Welcome everyone! I hope all is well with you. As I’ve stated in previous posts, A.P Writing is a blog that focuses on crohns disease, writing, and being first time parents. I’ll be varying what I write accordingly; today’s post is dedicated to the struggles that parents can face when trying to get their child to sleep. Over the last 10 months I’ve learned so much as a father, but getting Ezra to sleep through the night is something we’re still working on. It’s always one of the first jokes thrown your way when you announce you’re expecting a baby: well you better get used to living with no sleep. You’ll probably just laugh the joke off when it comes, but believe me, that joke is so annoyingly true. Sleep is something that all new parents learn to live without during the first year of their baby’s existence. It’s not something to be embarrassed about; it’s just part of being a parent. Being honest about how little sleep you’re getting is important; most parents are experiencing the same things. So, with all of that in mind, I’ll be using my experience with Ezra over the last 10 months to discuss what did and didn’t work for us. Hopefully this post will help you to avoid some of the mistakes that we made along the way.
Routine is key
This might seem a little obvious, but it is so important. Getting your baby into a routine as early as you feel comfortable with will make sleep realistic in the long term. During the early new-born stage setting a routine can be difficult, but with perseverance it will come. As first time parents it is hard for me and Chantelle because we’re constantly learning on the job; there is no hard-set rule book that contains the answers to our catalogue of questions. We used to let Ezra nap whenever he liked during the day, afternoon and evening. Of course, looking back now we realize our mistake, but it wasn’t until someone pointed out that he was sleeping to late in the day that we understood why he couldn’t sleep through the night. At first you might feel like a bad parent, you ask yourself how did I not know that? However, how are we expected to know? Don’t put yourself down, just learn, adapt, and move on. Having a solid night-time routine isn’t always a precursor for sleep, but it’s a very good start. Ezra now has two naps a day; he has one in the morning and one before 3pm. If he sleeps after 3pm then he won’t settle for bed. At 5pm he has his dinner which is followed by a bath at 7pm and then bed. This process is what we’ve come to learn works well for Ezra and also for us.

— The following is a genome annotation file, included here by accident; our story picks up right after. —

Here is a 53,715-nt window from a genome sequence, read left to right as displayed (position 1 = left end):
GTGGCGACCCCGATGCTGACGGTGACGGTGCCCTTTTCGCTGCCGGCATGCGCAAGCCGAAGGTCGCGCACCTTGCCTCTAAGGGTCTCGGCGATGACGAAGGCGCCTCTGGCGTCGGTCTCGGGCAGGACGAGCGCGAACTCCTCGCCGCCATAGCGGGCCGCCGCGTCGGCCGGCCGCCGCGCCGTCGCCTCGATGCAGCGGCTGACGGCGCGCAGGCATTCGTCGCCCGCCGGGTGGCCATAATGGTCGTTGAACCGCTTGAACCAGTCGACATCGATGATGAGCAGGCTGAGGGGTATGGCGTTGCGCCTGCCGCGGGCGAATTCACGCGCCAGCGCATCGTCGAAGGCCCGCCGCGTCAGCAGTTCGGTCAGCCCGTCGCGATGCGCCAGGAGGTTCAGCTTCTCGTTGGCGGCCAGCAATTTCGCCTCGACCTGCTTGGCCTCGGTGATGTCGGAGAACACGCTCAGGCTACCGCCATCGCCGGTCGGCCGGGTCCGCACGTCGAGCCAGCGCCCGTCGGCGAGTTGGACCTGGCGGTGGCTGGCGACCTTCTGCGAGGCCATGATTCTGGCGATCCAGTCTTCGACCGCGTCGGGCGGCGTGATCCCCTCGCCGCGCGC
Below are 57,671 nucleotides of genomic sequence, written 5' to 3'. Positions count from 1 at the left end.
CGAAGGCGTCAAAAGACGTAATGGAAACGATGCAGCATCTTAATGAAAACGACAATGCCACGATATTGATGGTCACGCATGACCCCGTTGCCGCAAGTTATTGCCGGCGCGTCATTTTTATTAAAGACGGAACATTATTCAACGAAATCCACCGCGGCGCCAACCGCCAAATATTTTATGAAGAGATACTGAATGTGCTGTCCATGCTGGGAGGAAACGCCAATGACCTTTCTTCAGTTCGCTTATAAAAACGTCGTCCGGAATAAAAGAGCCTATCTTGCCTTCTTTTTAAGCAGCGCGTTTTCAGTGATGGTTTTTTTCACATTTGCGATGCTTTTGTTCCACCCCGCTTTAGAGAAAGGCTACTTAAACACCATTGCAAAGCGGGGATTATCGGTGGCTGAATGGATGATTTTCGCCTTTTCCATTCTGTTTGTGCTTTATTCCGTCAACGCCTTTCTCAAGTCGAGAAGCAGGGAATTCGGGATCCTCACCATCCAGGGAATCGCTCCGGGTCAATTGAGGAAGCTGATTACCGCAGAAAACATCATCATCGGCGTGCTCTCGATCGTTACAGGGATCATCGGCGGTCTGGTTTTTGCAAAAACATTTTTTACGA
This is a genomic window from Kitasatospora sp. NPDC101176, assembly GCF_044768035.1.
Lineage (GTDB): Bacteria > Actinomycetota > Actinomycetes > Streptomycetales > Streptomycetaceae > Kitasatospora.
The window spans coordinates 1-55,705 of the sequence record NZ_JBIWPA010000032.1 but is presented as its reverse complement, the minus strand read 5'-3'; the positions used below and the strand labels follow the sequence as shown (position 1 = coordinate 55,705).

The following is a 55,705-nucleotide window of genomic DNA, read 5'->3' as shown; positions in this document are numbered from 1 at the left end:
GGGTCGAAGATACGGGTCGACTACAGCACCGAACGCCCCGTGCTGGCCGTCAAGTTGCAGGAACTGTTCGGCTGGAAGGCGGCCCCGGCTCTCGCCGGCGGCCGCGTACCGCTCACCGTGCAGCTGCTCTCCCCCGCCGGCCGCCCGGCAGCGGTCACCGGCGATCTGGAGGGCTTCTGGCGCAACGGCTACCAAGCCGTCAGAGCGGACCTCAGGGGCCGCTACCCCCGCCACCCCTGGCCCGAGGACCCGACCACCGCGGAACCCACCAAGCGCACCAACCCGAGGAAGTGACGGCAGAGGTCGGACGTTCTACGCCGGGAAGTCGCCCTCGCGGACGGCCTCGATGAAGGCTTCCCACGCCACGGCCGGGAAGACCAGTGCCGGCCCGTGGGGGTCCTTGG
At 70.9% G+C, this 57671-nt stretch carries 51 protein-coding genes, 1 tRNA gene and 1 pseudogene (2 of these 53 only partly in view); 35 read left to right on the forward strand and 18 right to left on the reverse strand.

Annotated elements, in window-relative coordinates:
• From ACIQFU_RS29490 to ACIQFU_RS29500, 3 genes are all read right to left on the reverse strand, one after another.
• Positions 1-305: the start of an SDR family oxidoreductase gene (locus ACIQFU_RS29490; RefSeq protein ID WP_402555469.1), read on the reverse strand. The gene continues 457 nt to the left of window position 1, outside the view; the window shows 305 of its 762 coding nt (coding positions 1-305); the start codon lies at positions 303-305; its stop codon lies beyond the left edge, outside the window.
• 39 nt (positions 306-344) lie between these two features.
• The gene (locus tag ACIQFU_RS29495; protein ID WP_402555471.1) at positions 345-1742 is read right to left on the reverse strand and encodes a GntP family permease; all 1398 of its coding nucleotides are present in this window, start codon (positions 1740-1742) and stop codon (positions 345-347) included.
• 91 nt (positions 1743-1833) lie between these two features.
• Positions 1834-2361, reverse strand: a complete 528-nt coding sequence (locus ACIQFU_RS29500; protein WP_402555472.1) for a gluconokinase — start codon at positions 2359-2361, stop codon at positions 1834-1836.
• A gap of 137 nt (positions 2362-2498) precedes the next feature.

Listen to the right advice
I feel this is perhaps one of the most important pieces of advice I can give. When you have a child there will be a hundred different people ready to give their advice for any issue you might have. The vast majority of people mean well, but the advice isn’t always helpful. Everyone has an opinion on why your baby won’t sleep; learning to take on board the advice that will help is not always easy. We tried everything with Ezra, listening to as much advice from as many different people as possible. That may have been from close friends, family, or things we’d read online, but we were still struggling to get Ezra to sleep. As parents you can begin to panic, especially when you know of other parents who are successfully getting their children to sleep. Eventually we contacted a specialist nurse from the baby centre to discuss what we were doing wrong. She immediately identified Ezra’s naps being to late in the day, the fact that he was having to many naps, and also told us to try settling him in his room more often that we were. I remained sceptical, but the next night Ezra slept for 5 hours straight from 7pm to 12pm. I couldn’t believe it; just like that, crash, bang, wallop, he was settling into a routine. We weren’t made to feel like bad parents after listening to the nurse’s advice; she was realistic. Now we’ve adapted her advice and turned it into a real routine for Ezra; his sleep still isn’t perfect, but it is much more manageable. So, if you’re really struggling and everyone else’s advice isn’t working, seek someone who has experience and whose job it is to identify where, if anywhere, you could adjust certain things. Don’t sit there wondering what you’re doing wrong because the truth is that you’re not doing anything wrong; you just might need to tweak a few things that’s all.